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    Re: Dependence on GPS
    From: Fred Hebard
    Date: 2009 Nov 1, 09:56 -0500

    I would expect GPS units in a wrist-watch or arm-band configuration
    would be less prone to "injury" while kayaking than deck-mounted
    units.  A cell phone or two with GPS should be sufficient electronic
    equipment for most sea kayakers, I would think.
    
    Fred
    
    On Oct 31, 2009, at 9:15 AM, Apache Runner wrote:
    
    >
    >
    > Frank makes a good  point about unnecessarily exposing oneself to
    > risk and thereby endangering possible searcher-and-rescuers.
    > There is this notion of risk homeostasis.   Mountain climbers are
    > often accused of this.   It goes something like this:  "I got away
    > with X last time, therefore I can get away with it next time."
    > And then, they get nailed by putting themselves in some precarious
    > situation.  The flip side of the coin is someone who analyzes a
    > past outing for errors and corrects them.   I'm keenly aware of the
    > issues of putting SAR'ers in jeopardy.
    >
    > I was in close proximity to a sea kayaking tragedy.   On Columbus
    > Day weekend, 2003 (or 2004, I forget), I was kayaking in the fog
    > off of Cape Cod.   The cheapy compass I was using got jammed with
    > sea water, but I did have the good sense to wear a wetsuit - the
    > water temperature was 55 degrees F.   Two girls went out in sea
    > kayaks at exactly the same time as I was out, and they were maybe a
    > half mile from me.   I used the wind and waves as a natural compass
    > and hand-railed my way along the coast to get back home.   They got
    > lost in the fog, and there was a two day search and rescue.   Two
    > days later, they found the body of one of the girls.   The other
    > was never found.
    >
    > By next spring, I had a brand new kayak and when I was paddling, I
    > was about as tricked out as you could imagine.   Three compasses, a
    > nautical chart, a VHF transceiver, a GPS unit, flare gun, combat
    > knife (the kind SEALs use), you name it.
    >
    > Over time, I got more experience and learned that it actually is
    > important to unclutter the deck of the kayak - having lost a lot of
    > gear to waves, and also the junk gets in the way of rescues.    As
    > mentioned, I experienced two GPS failures in conditions where I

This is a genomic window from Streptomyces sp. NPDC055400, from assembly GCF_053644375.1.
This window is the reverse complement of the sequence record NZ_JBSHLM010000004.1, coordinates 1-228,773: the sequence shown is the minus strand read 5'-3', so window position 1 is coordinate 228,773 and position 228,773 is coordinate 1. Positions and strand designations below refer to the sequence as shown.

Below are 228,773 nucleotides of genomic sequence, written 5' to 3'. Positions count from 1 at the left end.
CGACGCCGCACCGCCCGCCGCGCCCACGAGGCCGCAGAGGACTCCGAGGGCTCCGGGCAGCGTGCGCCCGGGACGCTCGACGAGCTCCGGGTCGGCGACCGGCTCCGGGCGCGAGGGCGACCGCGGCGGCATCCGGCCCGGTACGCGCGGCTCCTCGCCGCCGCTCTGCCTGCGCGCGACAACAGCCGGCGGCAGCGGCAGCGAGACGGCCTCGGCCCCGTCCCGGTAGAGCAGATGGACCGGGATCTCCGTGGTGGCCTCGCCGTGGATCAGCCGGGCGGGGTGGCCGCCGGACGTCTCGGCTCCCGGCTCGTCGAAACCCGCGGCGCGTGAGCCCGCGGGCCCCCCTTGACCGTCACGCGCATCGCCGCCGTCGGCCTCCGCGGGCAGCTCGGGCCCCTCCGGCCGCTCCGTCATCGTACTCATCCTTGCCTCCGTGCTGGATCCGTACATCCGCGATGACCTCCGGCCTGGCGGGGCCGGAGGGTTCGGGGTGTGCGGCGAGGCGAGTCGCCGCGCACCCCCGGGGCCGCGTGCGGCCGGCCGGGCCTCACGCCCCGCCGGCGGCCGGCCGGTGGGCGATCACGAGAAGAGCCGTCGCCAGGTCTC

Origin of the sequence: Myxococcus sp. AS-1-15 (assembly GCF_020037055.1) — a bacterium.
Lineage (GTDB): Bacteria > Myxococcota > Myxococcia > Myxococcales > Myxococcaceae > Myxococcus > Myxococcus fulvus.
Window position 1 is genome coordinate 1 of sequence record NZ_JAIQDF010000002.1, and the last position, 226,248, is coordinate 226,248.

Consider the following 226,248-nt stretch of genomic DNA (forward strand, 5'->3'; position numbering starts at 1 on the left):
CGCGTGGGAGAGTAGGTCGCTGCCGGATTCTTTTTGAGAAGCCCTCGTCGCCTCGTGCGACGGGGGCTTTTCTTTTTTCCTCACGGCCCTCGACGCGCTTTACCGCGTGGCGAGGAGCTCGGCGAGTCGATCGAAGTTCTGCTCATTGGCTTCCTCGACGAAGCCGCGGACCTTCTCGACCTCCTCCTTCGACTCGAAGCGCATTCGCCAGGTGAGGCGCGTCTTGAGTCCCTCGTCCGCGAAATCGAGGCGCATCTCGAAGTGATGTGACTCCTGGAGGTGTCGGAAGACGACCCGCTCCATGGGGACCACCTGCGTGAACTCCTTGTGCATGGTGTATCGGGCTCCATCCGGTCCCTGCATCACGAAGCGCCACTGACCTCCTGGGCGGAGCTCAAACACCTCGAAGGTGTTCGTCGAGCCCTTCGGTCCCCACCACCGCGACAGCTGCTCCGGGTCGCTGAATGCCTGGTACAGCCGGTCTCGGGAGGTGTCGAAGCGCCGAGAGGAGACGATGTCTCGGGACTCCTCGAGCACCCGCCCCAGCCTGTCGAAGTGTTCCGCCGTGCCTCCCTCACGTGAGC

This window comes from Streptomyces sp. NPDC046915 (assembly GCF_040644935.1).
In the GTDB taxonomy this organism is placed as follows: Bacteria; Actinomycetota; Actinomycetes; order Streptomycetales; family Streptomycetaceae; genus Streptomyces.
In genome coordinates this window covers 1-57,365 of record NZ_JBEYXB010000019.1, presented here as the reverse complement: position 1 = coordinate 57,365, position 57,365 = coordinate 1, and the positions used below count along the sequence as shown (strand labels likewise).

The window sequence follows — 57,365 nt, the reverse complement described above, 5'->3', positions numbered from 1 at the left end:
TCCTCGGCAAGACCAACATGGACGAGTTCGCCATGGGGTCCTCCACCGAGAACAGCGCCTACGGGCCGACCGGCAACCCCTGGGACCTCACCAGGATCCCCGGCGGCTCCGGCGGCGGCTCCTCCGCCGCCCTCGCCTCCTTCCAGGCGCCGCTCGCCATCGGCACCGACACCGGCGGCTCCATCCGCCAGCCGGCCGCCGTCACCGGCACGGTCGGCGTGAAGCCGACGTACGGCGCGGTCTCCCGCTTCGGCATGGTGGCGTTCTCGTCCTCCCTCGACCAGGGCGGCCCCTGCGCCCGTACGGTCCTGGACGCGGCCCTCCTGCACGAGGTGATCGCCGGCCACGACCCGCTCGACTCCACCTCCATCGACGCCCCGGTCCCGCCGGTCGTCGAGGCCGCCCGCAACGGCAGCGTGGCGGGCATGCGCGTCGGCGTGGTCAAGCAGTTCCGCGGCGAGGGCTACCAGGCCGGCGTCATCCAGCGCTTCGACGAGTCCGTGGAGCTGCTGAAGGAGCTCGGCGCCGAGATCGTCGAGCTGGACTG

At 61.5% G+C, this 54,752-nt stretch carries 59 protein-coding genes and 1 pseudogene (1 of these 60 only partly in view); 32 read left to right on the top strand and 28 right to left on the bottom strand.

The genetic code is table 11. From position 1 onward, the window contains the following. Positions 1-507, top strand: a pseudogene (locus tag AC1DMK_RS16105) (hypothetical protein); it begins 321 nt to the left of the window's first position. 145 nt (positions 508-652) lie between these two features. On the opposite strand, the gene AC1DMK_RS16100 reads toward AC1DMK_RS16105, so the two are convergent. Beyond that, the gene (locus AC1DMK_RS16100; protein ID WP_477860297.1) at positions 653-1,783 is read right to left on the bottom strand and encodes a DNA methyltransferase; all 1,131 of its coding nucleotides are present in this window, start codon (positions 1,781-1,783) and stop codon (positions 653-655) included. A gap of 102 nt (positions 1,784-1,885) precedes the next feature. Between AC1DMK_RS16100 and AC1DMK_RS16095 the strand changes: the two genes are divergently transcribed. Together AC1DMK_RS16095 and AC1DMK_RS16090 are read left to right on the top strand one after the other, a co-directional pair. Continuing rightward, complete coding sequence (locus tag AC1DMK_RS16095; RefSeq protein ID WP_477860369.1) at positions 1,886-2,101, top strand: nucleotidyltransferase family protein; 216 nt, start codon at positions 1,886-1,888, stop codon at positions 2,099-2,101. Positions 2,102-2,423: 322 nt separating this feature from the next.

> could've used them the most.
    >
    > My main kit now consists of a deck mounted compass, a hiker's
    > compass in my PFD, a chart if in unfamiliar waters, a flare gun and
    > flares, water, back-up food and protable VHF transceiver.   For
    > longer trips, there's the usual camping gear, and I probably throw
    > a GPS in a dry bag, but mainly as an afterthought.  In the fog,
    > I'll bring a portable fog-horn.
    >
    > I've participated in six or seven rescues over the past five years,
    > including 3 cases of helping motor-boaters who were lost in the fog
    > and even had GPS'es.  Of course, they also had a few cases of beer.
    >
    > The main gripe about GPS'es for me is in the vein of the Charlie
    > Brown comic story about Lucy and the Football.   Lucy convinces
    > Charlie Brown, against all experience, to once again charge and try
    > to kick the football, and she yanks it away as usual.   Last year,
    > I found myself again shelling out $200 for a spiffy GPS unit.  Now
    > my third -  thinking to myself "you're throwing away money...".
    >
    > This fall I'd given my students an exercise to walk from the chapel
    > of the college to a tall building about a mile away and try to
    > estimate the height of the steeple using the distance walked and
    > the angular height.   I wanted to check the accuracy of my dead
    > reckoning and brought out the $200 GPS unit to the college yard,
    > and lo-and-behold - no signal.    Lucy pulled the football away again.
    >
    > There is a definite sympathy to the issue of exposing would be
    > rescuers to unnecessary danger by taking imprudent risks, but my
    > own experience is that the GPS receivers end up being costly
    > unneeded baggage.   This is not a Luddite statement, I will
    > certainly carry a VHF any time I'm out on a kayak, but my
    > experience is that these tend to be more reliable and a much more
    > valuable piece of equipment than a GPS unit in terms of safety.
    >
    >
    >
    > >
    
    
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